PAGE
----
The issue of a patent litigation settlement in the form of payments by a brand name drug company to the defendant to delay marketing a generic version of its brand name counterpart is heating up this summer. Indeed, it is currently both before the Supreme Court and Congress.
A group of indirect purchasers filed a petition with the Supreme Court seeking review of the Federal Circuit’s decision in In Re:Ciprofloxacin finding that Bayer’s $398 million payment to Barr and Hoechst Marion Roussel (now Sanofi-Aventis) to delay marketing a generic version of a drug did not violate federal antitrust laws. Arkansas Carpenters Health and Welfare Fund is asking the court to determine whether reverse payments to settle patent litigation are per se lawful without regard to the amount paid or strength of the underlying patent challenge. This is the third time the issue of reverse payments has been brought to the Supreme Court. The Court refused to hear the prior two cases.
Should the Supreme Court decide to hear this case, its decision will resolve a current split among the Circuit Courts regarding the legality of reverse payments. The U.S. Court of Appeals for the Sixth Circuit has held that such payments are illegal; the Second and Federal Circuits have upheld them. The Eleventh Circuit adopted a more nuanced stance, holding that reverse payments should be analyzed under the antitrust rule of reason.
In the present case for which Supreme Court review is sought, the Federal Circuit concluded that reverse payments to settle patent litigation do not violate antitrust law as long as (1) the suit is not a sham or otherwise baseless; and (2) the settlement does not impose restrictions on the alleged infringer that extend beyond the scope of the patent. It remains to be seen whether the Supreme Court will grant the petition to review this decision and settle the current split.
Recently, private class action suits also have been filed against these reverse payment settlements. The most recent class action against these companies marks the 11th private suit concerning this reverse payment settlement agreement. The United Food and Commercial Workers Union and Employers Midwest Health Benefits Fund filed a putative class action suit in the District of Minnesota, seeking to recover what it called overcharges stemming from the “unlawful delay and exclusion” of generic AndroGel. The unlawful delay and exclusion was a result of Unimed making payments to Watson, Par, and Paddock in exchange for keeping their less expensive generics off the market. Prior to this class action, the FTC and state of California both sued Watson, Par, Paddock, and Unimed in California claiming that the reverse payment was unlawful. The case was subsequently transferred to the Northern District of Georgia, where the case is still pending.
Notably, its not just the Judiciary that is currently grappling with the reverse payment issue. The issue is also now before Congress. The House Judiciary Committee’s Courts and Competition Policy Subcommittee held a hearing on June 3, 2009 regarding reverse payments and the proposed Protecting Consumer Access to Generic Drugs Act of 2009 (H.R. 1706). At this hearing, FTC Bureau of Competition Director Richard A. Feinstein testified in support of the bill stating the Commission strongly supports the Protecting Consumer Access to Generic Drugs Act of 2009 (H.R. 1706), which would prohibit these reverse settlement (“anticompetitive settlements”). Feinstein further opined stated that this legislation would “subvert the goals of the Hatch-Waxman Act, which was designed to prevent weak patents from obstructing lower-cost generic competition.” Over the years, the Federal Trade Commission has consistently opposed reverse payments but its court challenges of them have been unsuccessful.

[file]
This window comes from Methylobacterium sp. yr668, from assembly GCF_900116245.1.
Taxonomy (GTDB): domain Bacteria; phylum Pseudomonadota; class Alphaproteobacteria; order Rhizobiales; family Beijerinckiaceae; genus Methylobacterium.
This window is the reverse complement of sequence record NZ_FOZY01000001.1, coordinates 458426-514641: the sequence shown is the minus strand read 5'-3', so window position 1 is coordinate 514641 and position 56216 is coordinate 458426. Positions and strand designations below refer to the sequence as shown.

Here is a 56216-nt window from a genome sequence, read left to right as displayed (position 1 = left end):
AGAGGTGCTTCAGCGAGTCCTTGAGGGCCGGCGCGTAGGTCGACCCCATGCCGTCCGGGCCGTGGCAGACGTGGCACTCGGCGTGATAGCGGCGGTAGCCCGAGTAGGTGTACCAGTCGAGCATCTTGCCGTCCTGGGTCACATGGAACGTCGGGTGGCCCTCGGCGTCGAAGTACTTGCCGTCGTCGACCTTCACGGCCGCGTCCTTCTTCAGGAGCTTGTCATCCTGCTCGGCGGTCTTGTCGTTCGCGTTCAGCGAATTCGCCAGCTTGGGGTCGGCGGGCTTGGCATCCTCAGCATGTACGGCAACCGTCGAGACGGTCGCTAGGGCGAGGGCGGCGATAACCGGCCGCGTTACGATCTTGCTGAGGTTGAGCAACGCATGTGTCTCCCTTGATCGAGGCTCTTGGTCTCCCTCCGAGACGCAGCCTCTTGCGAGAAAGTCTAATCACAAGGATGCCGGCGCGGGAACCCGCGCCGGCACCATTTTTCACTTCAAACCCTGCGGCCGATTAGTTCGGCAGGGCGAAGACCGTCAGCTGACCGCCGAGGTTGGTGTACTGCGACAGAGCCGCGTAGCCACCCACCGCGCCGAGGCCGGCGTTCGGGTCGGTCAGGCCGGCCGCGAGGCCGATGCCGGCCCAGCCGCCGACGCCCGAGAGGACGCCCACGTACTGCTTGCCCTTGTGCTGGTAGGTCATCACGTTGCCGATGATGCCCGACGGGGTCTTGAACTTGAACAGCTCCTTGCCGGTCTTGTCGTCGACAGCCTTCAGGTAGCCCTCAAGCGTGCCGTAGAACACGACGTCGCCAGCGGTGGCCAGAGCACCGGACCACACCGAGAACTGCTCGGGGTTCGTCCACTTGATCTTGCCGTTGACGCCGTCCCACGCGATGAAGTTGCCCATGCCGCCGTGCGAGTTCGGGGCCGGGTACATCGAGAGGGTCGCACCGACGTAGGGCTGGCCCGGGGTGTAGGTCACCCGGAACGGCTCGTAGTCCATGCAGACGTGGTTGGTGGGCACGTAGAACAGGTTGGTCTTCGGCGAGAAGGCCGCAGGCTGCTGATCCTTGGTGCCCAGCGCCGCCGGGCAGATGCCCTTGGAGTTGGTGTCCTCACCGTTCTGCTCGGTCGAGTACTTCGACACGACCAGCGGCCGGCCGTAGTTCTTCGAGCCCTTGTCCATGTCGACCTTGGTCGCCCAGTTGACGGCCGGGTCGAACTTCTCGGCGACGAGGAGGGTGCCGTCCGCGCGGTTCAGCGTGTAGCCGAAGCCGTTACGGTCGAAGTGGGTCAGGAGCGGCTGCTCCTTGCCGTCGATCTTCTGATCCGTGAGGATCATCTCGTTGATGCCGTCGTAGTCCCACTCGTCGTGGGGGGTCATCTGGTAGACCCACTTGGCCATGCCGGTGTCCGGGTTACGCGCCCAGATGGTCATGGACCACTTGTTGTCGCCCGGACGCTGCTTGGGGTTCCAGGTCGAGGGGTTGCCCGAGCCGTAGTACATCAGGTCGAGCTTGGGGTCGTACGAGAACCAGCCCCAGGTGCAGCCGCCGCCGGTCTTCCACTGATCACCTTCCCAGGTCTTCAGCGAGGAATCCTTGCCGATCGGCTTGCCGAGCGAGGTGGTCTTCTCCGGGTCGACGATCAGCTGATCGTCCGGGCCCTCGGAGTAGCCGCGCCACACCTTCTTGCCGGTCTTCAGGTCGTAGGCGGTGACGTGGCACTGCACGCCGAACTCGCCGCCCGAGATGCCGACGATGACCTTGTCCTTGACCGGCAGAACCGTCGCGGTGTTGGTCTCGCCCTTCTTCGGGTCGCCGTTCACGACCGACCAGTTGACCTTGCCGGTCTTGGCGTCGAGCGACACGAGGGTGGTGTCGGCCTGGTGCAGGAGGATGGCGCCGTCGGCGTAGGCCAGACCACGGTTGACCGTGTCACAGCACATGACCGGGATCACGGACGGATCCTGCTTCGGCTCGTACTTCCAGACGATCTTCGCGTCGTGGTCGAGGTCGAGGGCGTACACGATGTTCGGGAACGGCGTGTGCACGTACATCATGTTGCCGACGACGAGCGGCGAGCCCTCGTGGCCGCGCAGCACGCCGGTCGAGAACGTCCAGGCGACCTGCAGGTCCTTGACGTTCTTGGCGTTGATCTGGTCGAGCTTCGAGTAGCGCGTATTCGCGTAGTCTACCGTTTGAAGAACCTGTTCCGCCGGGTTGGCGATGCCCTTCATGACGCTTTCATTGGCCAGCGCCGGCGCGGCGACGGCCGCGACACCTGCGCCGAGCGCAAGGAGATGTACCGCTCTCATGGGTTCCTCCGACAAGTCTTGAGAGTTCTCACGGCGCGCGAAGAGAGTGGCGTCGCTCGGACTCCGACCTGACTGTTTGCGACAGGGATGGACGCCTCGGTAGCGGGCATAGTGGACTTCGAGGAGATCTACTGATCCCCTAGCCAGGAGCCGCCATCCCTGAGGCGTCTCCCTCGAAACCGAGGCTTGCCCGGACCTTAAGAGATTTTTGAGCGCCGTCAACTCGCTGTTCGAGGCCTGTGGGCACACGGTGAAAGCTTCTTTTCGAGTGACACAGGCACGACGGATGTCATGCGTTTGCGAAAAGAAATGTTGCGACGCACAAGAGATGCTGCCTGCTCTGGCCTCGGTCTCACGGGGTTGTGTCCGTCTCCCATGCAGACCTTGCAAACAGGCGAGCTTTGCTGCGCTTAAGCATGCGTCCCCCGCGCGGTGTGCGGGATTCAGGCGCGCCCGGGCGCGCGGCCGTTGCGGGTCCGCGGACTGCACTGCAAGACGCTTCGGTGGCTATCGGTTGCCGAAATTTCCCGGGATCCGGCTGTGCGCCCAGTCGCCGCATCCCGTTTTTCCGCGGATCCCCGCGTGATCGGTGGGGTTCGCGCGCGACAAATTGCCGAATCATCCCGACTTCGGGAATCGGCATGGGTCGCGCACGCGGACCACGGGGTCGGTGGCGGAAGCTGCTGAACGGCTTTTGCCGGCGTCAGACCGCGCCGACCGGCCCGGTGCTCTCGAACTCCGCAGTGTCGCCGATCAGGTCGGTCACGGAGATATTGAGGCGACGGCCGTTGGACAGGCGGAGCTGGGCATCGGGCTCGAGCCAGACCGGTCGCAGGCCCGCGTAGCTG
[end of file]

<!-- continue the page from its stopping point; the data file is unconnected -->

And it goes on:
Also testifying at the June 3rd Congressional hearing, Guy T. Donatiello, Vice President of Intellectual Property at Endo Pharmaceuticals, voiced opposition to the bill stating H.R. 1706 would discourage settlement and instead force companies to engage in patent disputes that they otherwise would not, costing consumers. Bret M. Dickey, Senior Vice President of Economic Consulting firm Compass Lexecon, concurred with Donatiello and testified that patent settlements can benefit consumers by keeping litigation costs and risk of litigation low.
Notably, on the same day as the House Judiciary Committee hearing, the House Energy and Commerce Committee, Commerce, Trade, and Consumer Protection Subcommittee approved this same bill (H.R. 1706) with a 16 to 10 vote, sending it to the full Committee for further action. Subcommittee members did, however, express concern that the bill could inadvertently result in less access to generic drugs. Representative Joseph R. Pitts (R-Pa.) said brand drug companies will have no incentive to settle cases, thus further expressing concern that, generic companies may only challenge a patent if a positive outcome is highly likely. An amendment proposed by Representative George P. Radanovich (R-Calif.) and approved by a voice vote of the Subcommittee, requires the Government Accountability Office to conduct a study two years after the legislation is enacted to analyze the impact of the legislation on patent litigation. The analysis will be focused on whether generics actually enter the market earlier as a result and if there are any resulting harm or benefits to consumers. The bill will now go to the Energy and Commerce Committee for markup.